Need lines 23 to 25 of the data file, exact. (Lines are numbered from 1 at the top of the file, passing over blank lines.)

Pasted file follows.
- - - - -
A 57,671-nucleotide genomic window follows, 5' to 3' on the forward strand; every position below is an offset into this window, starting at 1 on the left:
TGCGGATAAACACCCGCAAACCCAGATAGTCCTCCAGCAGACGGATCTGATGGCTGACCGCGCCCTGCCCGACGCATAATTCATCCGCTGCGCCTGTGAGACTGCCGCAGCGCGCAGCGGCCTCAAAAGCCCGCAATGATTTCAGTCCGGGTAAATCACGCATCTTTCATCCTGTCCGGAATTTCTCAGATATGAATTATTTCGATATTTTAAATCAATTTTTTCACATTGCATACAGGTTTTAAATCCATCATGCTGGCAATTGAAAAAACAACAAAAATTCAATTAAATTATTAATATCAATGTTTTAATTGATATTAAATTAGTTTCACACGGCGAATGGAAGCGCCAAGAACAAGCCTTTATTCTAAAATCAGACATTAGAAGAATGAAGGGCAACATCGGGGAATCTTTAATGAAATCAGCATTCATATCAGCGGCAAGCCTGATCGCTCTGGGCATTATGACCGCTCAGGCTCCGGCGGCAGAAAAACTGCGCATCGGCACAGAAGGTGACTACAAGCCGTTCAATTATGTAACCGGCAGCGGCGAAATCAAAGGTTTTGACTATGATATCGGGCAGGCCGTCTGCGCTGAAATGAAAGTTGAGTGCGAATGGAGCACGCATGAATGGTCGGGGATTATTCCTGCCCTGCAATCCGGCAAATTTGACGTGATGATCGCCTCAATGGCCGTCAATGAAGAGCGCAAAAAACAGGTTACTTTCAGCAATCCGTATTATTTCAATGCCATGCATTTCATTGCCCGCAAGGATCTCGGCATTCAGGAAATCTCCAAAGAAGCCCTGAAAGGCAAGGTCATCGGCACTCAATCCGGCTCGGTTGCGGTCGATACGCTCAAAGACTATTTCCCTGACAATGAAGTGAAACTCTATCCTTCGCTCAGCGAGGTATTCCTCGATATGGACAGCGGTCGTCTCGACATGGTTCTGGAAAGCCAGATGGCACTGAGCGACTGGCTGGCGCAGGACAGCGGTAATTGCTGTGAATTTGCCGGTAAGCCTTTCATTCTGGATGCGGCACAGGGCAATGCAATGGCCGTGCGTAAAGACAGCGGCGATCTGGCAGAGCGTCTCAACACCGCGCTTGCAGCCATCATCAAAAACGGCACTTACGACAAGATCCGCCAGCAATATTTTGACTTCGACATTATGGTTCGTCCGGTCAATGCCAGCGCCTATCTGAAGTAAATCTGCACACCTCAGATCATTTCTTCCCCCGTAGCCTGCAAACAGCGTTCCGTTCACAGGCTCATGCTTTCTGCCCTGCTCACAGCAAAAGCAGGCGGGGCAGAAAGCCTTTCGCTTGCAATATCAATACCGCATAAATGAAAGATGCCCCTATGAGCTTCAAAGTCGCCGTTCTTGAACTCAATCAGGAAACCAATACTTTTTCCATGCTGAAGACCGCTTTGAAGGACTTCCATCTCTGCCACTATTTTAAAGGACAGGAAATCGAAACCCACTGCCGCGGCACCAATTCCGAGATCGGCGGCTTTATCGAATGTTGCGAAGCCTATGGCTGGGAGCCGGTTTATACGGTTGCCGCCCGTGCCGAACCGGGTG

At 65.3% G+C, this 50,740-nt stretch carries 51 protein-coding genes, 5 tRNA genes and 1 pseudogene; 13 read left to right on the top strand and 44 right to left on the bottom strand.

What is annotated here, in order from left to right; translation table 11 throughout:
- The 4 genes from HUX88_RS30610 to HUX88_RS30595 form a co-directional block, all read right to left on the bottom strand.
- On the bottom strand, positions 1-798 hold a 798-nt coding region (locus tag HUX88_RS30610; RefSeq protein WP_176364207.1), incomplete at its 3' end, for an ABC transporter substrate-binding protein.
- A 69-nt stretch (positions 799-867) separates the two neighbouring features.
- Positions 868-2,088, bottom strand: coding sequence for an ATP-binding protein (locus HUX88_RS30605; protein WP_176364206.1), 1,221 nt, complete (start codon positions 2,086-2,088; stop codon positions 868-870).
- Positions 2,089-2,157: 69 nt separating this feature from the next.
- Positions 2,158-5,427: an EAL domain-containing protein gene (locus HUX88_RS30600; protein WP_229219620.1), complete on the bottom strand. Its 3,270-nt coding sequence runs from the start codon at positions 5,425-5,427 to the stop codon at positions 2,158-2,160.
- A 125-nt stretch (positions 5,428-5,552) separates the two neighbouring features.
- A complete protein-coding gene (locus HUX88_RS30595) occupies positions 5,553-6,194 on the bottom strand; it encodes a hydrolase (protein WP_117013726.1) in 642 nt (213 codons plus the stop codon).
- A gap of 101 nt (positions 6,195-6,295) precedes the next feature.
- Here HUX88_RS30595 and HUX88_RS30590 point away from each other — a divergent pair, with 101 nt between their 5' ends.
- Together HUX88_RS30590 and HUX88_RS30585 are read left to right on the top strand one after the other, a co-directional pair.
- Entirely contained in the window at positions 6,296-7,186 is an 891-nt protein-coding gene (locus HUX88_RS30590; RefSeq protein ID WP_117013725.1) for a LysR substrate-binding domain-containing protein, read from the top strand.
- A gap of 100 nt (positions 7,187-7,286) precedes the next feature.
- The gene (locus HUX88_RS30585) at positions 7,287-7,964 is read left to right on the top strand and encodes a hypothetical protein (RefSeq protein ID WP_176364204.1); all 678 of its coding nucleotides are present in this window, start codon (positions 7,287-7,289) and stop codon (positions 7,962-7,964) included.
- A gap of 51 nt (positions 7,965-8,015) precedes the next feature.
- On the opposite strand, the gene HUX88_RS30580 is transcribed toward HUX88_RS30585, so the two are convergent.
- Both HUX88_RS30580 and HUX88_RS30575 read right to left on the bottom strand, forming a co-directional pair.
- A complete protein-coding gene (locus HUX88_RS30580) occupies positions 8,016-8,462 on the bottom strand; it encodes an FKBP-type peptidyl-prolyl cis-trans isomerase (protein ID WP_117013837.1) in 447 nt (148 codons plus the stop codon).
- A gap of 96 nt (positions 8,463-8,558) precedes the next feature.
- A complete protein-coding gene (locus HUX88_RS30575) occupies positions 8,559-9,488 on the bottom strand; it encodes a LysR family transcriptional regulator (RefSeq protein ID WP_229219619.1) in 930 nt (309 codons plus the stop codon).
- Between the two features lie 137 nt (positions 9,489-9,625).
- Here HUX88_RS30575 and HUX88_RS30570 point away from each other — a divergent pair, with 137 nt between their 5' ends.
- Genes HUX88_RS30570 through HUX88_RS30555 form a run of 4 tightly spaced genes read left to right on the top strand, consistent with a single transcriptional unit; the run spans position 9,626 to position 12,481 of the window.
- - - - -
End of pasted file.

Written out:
- A gap of 96 nt (positions 8,463-8,558) precedes the next feature.
- A complete protein-coding gene (locus HUX88_RS30575) occupies positions 8,559-9,488 on the bottom strand; it encodes a LysR family transcriptional regulator (RefSeq protein ID WP_229219619.1) in 930 nt (309 codons plus the stop codon).
- Between the two features lie 137 nt (positions 9,489-9,625).